I have a theory. It’s probably not correct but I’m moonlighting as comment editor this week and there’s no time to check. The idea is that all prime ministers elevated from one of the great offices of state want to keep running that department from Number 10.
So Boris Johnson tried to be his own foreign secretary, Theresa May her own home secretary and Gordon Brown his own chancellor. Liz Truss is, as ever, uncategorisable. Rishi Sunak, for his part, gives the impression of a man who enjoys nothing less than retiring to the upstairs flat with a can of coke and a Treasury red book, rather than obsessing over foreign affairs.
And already I’m losing confidence in this theory, recalling that Sunak made great hay early on in his premiership with the Windsor Framework and the Aukus deal. He’ll no doubt get some nice pictures taken at the upcoming G20 in New Delhi and the UN General Assembly in New York.
So perhaps Sunak’s decision to send James Cleverly to China, rather than visiting himself, says more about Britain’s approach towards the world’s second-largest economy.
The prime minister can’t be everywhere, of course. But that makes wherever he chooses to be a useful insight into his priorities. And it will not have escaped Beijing’s attention that while Olaf Scholz and Emmanuel Macron have both visited in the last year, Sunak sent a deputy.
Dr Yu Jie, a senior research fellow on China at Chatham House, has written a fascinating piece in today’s paper, on how Britain’s China policy is essentially a messy compromise. The Government wants to be seen to raise human rights issues, not least the Chinese Communist Party’s treatment of Uyghurs, as well as the collapse of democracy in Hong Kong and threats to Taiwan.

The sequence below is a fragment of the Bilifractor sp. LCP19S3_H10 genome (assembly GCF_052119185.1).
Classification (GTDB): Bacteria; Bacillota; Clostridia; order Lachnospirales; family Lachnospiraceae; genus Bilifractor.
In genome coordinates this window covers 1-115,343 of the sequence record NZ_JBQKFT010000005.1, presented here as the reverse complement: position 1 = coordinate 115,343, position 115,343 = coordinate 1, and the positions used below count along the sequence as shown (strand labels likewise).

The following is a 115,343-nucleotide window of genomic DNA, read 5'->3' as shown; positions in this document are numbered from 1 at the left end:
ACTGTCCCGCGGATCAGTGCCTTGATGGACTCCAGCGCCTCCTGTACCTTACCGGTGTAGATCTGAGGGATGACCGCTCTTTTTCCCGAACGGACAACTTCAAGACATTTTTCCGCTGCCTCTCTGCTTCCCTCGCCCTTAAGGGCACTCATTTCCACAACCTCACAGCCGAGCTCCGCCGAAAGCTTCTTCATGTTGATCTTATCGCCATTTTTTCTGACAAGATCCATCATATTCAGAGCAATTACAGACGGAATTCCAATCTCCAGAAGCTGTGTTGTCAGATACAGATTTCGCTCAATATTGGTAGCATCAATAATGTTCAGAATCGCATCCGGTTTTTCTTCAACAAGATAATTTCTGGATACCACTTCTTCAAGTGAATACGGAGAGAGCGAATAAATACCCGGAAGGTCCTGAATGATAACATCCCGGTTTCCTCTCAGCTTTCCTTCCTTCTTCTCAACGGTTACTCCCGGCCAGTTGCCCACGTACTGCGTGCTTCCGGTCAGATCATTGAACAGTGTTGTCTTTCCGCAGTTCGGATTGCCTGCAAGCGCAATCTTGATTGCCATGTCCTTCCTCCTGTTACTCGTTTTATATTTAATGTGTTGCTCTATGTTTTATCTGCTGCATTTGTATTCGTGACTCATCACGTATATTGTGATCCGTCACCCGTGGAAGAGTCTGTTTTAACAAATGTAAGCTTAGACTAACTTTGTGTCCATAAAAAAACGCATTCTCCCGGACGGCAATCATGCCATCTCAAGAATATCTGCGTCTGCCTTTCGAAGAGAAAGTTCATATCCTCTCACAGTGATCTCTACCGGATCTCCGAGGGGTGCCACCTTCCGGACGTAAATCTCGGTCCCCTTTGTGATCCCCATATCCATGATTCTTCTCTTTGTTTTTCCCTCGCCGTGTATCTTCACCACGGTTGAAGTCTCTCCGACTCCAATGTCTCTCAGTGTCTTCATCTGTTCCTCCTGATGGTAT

Ties have been further strained by the UK offering visas to British National (Overseas) citizens and their close family members as well as Sunak’s statement earlier this year that China “poses the biggest challenge of our age to global security and prosperity.”
At the same time, the prime minister still hopes to do business with the Chinese. Huawei may be out of our 5G network, but we’re not as gung-ho on ‘decoupling’ or ‘derisking’ as the Americans.
Ultimately, Sunak wants to address UK-China relations without too many people noticing. And that’s because he has a party management problem. The Conservative benches are packed with China hawks who would rather Britain have nothing to do with the country.
And so his dispatching of Cleverly appears to be an attempt to find a middle way in managing ties with the Middle Kingdom. It may end up pleasing no one.
In the comment pages, Guto Harri says Keir Starmer is no Tony Blair... so what’s the point of getting rid of Rishi Sunak? While Met Commissioner Sir Mark Rowley warns that even as the force changes, we will see more ghastly cases coming to light.
And finally, something strange is happening. An incredible opening day of the US Open with all seven Brits winning without dropping a set.
This article appears in our newsletter, West End Final – delivered 4pm daily – bringing you the very best of the paper, from culture and comment to features and sport. Sign up here.